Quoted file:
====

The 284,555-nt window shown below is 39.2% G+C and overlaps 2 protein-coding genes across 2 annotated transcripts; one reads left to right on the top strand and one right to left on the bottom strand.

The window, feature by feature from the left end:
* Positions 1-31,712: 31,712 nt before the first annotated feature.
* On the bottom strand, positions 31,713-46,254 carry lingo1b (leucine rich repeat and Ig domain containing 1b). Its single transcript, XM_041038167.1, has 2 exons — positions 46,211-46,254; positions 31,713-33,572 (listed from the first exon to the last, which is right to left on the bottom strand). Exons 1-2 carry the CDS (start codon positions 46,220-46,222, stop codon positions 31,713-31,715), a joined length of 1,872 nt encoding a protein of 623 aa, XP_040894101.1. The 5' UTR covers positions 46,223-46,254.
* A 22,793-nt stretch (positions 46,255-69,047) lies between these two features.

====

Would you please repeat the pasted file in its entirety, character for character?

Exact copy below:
The 284,555-nt window shown below is 39.2% G+C and overlaps 2 protein-coding genes across 2 annotated transcripts; one reads left to right on the top strand and one right to left on the bottom strand.

The window, feature by feature from the left end:
* Positions 1-31,712: 31,712 nt before the first annotated feature.
* On the bottom strand, positions 31,713-46,254 carry lingo1b (leucine rich repeat and Ig domain containing 1b). Its single transcript, XM_041038167.1, has 2 exons — positions 46,211-46,254; positions 31,713-33,572 (listed from the first exon to the last, which is right to left on the bottom strand). Exons 1-2 carry the CDS (start codon positions 46,220-46,222, stop codon positions 31,713-31,715), a joined length of 1,872 nt encoding a protein of 623 aa, XP_040894101.1. The 5' UTR covers positions 46,223-46,254.
* A 22,793-nt stretch (positions 46,255-69,047) lies between these two features.